SPY ISLAND, Alaska (NBC) -- Imagine going to bed on a deserted island and waking up in the middle of a construction site.
That's exactly what happened to a pair of polar bears on Alaska's North Slope.
In March, oil field workers at ENI Petroleum were stunned when they spotted a pair of polar bears on Spy Island, a manmade offshore drilling site a few miles off the coast of the Beaufort Sea, near Oliktok Point.
The company called the U.S. Fish and Wildlife Service, which sent a biologist to set up a den camera.
The feds say the mother bear had made herself a den in a snow drift back in October, before the site was up and running.
Company employees did not know the pair of bears where there until their heads popped up on March 18.
"Must have been a shock for her because when she went into the den it was an empty island, and when she came out there was quite a lot going on," said Bruce Woods, spokesperson for U.S. Fish and Wildlife Service.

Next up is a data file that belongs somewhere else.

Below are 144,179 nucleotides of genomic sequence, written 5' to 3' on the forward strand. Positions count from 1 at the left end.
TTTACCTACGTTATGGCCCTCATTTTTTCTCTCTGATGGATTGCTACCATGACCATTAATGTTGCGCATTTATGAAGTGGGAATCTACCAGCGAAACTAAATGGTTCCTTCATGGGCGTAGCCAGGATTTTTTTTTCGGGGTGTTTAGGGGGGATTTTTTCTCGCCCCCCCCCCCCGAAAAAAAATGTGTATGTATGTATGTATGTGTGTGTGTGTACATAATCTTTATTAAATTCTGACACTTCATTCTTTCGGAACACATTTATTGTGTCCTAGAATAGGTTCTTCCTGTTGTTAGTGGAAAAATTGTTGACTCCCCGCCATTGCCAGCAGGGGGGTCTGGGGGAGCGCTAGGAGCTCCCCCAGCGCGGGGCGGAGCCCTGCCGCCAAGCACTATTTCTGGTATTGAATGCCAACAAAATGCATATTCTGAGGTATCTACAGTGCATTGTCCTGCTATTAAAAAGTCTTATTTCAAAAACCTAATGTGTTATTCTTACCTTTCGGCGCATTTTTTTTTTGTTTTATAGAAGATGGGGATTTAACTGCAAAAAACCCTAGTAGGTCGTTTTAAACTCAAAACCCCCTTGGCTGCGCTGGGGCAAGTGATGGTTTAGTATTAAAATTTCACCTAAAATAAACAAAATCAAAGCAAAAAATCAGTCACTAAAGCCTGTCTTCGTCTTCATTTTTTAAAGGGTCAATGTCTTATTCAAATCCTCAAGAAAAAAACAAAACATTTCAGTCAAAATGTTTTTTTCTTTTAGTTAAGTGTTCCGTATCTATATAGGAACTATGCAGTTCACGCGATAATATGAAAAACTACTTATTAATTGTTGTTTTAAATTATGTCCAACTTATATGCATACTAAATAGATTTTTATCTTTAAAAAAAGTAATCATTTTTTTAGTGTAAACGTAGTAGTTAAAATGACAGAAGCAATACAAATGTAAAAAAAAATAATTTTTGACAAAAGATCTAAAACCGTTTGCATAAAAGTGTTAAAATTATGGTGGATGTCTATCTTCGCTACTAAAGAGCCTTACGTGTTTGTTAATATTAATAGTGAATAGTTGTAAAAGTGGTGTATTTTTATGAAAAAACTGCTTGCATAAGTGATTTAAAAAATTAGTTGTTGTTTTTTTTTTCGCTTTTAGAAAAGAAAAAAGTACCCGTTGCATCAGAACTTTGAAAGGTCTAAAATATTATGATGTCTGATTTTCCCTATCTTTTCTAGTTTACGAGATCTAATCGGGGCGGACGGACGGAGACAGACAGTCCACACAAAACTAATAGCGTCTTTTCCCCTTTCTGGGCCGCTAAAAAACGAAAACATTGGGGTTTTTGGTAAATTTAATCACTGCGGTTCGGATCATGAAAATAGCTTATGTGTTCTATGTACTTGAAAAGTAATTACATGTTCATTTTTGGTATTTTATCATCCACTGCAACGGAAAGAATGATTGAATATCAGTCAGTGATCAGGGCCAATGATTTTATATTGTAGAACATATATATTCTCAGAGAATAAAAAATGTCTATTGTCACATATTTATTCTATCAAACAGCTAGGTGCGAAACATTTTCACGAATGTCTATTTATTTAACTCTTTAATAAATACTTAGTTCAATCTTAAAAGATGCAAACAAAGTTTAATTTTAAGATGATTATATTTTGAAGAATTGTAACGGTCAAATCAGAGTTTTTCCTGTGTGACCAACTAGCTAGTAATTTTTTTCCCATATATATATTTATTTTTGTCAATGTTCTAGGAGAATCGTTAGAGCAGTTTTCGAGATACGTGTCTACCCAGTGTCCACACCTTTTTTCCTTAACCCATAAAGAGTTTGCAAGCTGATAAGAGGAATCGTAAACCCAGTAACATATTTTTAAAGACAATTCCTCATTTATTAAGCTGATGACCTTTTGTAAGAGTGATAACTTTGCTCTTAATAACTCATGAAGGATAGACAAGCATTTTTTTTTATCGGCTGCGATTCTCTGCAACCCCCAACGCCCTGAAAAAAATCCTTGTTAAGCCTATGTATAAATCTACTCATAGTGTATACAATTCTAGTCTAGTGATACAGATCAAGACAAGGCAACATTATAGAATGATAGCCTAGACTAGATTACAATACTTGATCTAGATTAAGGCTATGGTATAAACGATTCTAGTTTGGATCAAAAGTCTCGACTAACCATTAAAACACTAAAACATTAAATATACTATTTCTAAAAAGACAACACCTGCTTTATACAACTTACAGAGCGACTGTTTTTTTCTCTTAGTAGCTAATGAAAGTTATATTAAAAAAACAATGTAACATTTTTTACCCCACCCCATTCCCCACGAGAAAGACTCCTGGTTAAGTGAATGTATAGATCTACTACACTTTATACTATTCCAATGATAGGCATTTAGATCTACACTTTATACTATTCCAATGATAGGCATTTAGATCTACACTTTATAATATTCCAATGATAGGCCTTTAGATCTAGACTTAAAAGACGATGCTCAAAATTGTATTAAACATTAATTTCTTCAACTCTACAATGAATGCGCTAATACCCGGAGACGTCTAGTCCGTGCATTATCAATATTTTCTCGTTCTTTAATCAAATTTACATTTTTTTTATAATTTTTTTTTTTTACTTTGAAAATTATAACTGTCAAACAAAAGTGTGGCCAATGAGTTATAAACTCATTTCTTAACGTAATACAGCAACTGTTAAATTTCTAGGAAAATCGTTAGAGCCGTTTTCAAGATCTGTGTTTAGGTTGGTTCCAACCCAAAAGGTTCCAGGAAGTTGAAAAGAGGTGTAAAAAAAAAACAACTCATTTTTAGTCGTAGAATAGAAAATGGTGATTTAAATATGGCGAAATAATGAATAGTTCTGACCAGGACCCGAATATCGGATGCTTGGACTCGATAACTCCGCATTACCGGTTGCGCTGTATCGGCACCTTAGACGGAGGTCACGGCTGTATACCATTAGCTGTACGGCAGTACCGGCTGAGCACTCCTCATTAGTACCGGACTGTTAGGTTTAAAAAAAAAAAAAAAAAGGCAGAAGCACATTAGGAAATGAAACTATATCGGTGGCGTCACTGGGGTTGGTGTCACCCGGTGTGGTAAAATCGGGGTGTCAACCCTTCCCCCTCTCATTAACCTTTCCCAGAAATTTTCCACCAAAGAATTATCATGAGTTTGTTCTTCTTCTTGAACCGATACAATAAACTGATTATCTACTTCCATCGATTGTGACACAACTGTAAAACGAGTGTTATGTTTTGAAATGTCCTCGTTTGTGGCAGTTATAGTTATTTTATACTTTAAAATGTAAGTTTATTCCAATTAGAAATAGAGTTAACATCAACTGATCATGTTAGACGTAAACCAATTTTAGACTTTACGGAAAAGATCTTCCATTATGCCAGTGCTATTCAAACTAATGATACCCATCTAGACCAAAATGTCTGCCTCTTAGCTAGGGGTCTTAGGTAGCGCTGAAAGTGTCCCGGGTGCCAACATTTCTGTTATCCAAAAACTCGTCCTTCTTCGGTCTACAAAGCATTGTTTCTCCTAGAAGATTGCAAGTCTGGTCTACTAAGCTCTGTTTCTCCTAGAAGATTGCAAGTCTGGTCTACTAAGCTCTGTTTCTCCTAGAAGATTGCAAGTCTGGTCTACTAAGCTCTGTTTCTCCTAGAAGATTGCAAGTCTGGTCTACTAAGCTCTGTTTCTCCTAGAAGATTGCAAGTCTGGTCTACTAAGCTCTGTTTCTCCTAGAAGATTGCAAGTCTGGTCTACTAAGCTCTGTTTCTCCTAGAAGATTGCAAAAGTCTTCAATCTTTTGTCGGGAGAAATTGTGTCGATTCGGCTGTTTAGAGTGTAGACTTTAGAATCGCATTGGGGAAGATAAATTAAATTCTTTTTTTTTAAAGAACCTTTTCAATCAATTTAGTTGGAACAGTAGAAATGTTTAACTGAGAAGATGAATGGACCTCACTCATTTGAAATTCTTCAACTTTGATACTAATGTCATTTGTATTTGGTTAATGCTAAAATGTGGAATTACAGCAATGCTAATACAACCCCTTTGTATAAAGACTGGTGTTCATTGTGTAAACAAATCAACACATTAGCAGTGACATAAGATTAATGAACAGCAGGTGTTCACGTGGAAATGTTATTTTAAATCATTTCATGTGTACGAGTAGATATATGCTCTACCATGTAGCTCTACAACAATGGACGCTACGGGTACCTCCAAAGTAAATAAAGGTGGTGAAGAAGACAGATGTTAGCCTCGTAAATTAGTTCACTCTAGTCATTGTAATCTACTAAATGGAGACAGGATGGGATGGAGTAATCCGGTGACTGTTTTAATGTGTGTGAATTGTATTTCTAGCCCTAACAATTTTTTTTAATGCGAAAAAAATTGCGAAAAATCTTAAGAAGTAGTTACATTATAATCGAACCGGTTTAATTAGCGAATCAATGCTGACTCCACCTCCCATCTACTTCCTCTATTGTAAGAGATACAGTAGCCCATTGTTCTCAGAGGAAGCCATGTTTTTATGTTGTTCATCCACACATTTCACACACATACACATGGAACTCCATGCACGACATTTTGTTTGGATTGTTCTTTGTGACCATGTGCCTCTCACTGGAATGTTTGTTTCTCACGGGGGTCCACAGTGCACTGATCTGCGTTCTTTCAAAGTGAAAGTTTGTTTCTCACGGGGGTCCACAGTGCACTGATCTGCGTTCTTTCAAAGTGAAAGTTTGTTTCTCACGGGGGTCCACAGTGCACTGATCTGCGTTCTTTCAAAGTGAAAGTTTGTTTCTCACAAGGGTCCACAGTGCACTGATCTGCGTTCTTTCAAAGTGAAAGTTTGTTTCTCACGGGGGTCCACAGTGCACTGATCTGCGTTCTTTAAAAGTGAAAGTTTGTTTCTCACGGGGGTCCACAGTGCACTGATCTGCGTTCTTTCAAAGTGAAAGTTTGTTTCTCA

The surprise appearance triggered an evacuation of all of the employees, and shut down production until March 23.
Several hours of footage shows the nosy pair sniffed around the site for a couple days, even touching the equipment.
"The thing that really amazes me the most, and just makes me smile, is when the cub comes out you'll see that he doesn't want to be anywhere but immediately under his mother," said Woods. "You know wherever she goes, he just trots along and tries to hang under her legs."
The pair eventually made their way away from the island and headed out onto the sea ice and production resumed.